London, Allen Lane, 2011, ISBN: 9781846140938; 832pp.; Price: £30.00
London, Polity Press, 2011, ISBN: 9780745647470; 388pp.; Price: £19.99
University of Sheffield
Date accessed: 19 February, 2020
In his new book Steven Pinker, psychologist at Harvard University, sets out to fundamentally alter our understanding of the trajectory of violence from pre-historic times to the present. He takes issue with the widely held perception that the most recent past, the 20th century, was an age of large-scale bloodshed and genocidal slaughter. Quite to the contrary, Pinker argues, the decades since the end of the Cold War are best described as a ‘new peace’, as an era of historically unprecedented low levels of physical violence, a phenomenon which throughout the book is basically conceptualised as killing in its various forms, from homicide to genocidal warfare. For Pinker, this recent quantitative reduction in interpersonal violence is only the last step in a long historical decline of violence. In a tour de force through the ages, from prehistoric hunter-gatherers to the international history of the Cold War, Pinker charts the rate of killings through murder and warfare in per cent of the actual population, rather than the actual number of victims, in order to allow comparisons across the millenia and between societies with vastly different demographics. The vast amount of evidence marshalled and plotted in a large number of graphs only serves to drive home the key point: a number of historical factors and evolutionary advances have worked together to tame and control the human impulse for violence, and to usher in a world which has managed to reduce violence to such low levels that there is reason to take pride in the achievements of Western modernity.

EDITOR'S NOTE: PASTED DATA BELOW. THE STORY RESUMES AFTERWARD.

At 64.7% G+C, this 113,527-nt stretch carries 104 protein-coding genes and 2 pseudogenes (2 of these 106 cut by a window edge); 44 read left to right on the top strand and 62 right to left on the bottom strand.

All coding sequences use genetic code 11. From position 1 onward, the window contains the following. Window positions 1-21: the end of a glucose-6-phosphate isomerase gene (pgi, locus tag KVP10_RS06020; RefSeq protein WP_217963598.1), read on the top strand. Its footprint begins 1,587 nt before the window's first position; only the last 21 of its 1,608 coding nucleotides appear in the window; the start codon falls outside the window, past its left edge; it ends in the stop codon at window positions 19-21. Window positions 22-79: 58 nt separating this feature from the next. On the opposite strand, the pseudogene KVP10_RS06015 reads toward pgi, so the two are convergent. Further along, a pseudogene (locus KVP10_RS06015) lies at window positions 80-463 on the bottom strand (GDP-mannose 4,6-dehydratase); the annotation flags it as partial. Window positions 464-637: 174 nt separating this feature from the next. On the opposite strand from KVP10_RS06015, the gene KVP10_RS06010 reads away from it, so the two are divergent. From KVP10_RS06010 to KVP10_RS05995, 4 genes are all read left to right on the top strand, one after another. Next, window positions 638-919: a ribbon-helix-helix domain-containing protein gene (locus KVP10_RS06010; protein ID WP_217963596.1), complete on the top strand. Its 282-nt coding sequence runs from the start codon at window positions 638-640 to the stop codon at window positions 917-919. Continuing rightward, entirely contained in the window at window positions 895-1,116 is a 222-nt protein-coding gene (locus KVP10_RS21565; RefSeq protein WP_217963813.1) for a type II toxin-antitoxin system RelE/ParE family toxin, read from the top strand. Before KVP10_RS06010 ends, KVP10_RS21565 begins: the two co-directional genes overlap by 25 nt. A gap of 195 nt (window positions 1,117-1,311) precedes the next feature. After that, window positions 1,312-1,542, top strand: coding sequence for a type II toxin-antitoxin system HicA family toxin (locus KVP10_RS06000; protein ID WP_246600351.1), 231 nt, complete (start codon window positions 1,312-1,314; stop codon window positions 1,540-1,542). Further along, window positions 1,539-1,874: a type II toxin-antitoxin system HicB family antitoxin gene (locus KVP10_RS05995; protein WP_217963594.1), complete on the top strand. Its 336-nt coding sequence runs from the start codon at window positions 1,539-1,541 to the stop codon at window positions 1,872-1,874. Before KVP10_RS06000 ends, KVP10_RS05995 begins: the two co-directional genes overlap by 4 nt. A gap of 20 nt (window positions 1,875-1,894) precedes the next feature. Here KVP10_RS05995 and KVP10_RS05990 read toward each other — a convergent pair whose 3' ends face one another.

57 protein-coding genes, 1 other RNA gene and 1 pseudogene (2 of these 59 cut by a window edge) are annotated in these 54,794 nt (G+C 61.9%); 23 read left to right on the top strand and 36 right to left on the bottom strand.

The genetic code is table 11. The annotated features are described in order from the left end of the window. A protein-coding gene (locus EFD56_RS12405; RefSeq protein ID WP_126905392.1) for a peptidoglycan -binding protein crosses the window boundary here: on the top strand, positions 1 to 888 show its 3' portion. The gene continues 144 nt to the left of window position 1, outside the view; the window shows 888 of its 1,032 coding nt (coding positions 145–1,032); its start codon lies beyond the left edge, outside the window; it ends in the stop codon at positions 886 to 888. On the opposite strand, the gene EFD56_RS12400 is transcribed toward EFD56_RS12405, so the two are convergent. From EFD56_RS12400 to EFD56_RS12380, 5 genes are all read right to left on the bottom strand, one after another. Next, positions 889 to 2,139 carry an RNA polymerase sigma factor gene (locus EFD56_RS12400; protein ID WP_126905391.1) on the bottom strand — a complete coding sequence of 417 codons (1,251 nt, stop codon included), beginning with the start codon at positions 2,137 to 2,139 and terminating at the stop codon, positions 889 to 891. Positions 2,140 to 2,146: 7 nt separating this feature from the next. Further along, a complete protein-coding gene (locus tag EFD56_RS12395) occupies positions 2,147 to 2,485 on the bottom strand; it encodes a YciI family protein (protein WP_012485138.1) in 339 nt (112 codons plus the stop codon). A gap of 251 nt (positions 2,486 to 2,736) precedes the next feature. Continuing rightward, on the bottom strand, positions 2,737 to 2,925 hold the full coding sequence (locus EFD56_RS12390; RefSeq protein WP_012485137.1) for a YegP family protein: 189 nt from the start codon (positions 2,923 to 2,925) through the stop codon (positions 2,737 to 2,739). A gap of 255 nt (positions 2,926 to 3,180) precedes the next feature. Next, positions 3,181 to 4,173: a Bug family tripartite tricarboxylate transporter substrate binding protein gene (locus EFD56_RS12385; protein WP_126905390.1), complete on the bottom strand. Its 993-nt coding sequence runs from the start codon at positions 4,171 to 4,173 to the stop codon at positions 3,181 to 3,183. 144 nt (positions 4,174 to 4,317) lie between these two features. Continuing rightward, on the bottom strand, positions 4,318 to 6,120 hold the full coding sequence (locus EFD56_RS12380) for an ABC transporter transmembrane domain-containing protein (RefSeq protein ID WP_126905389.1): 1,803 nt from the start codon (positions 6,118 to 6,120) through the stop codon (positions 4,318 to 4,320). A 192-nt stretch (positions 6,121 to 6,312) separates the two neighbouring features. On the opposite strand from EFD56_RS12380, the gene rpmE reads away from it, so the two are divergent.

Among the key factors and processes Pinker identifies as drivers of this fundamental change, a few are worth explaining in some detail. There is first the notion of a ‘civilizing process’, derived from the book with the same title by German sociologist Norbert Elias, first published in 1939. According to the questionable Freudian underpinnings of this argument, the spreading of new codes of civilised behaviour allowed individuals ‘to keep their biological impulses … in check’ (p. 73), in a process that gathered momentum since the 16th century. As chains of interdependence within society expanded and prolonged, individuals learned to control themselves, a process which not only led to vastly improved table manners, but also to declining homicide rates across Europe. While Pinker’s remarks about declining rates of homicide are corroborated by Robert Muchembled in his book A History of Violence (which should bear the title A History of Homicide, as it is about that and nothing else), Muchembled actually sees other historical factors at work. Based on decades of empirical work mostly on regional evidence from northern France in the early modern period, Muchembled puts the difficult situation of young males in rural and urban settings centre stage. Before they settled through marriage and the establishing of a family, small bands of young men roamed the streets of and between villages, regularly engaging in quarrels or duels which could quickly lead to fighting and ultimately murder. Only from the 17th century on, when the adult males in towns and villages found ways of ‘”fabricating” a docile youth’ (p. 122) – whatever that may have meant in practice – and managed to keep tabs on their violent impulses, did the homicide rate drop significantly. Muchembled’s preference for the uncontrolled group dynamics of young males and their rites of passage to adulthood as the key explanatory factor, however, is not fully borne out even by his own evidence for the Artois, which he has studied in-depth. During the period from 1400 to 1660, 59 per cent of those in the Artois who stood in the dock for homicide were young men. This does suggest that this age cohort was significantly overrepresented. Nevertheless, 41 per cent of the defendants were married, and it is not entirely clear whether and to what extent adult perpetrators took part in the historical decline of homicide rates. Another weakness of Muchembled’s account is its geographical limitation. Apart from France and England, only the Low Countries are covered in some detail. The Holy Roman Empire is virtually absent from Muchembled’s map of Western Europe, as is Switzerland. Thus, the reader can only guess whether the process of confessionalization with its concomitant drive for a tightening of moral control (not only in the Calvinist practice of ‘Sittenzucht’) had had any impact on the long-term decline in murder rates in Western Europe.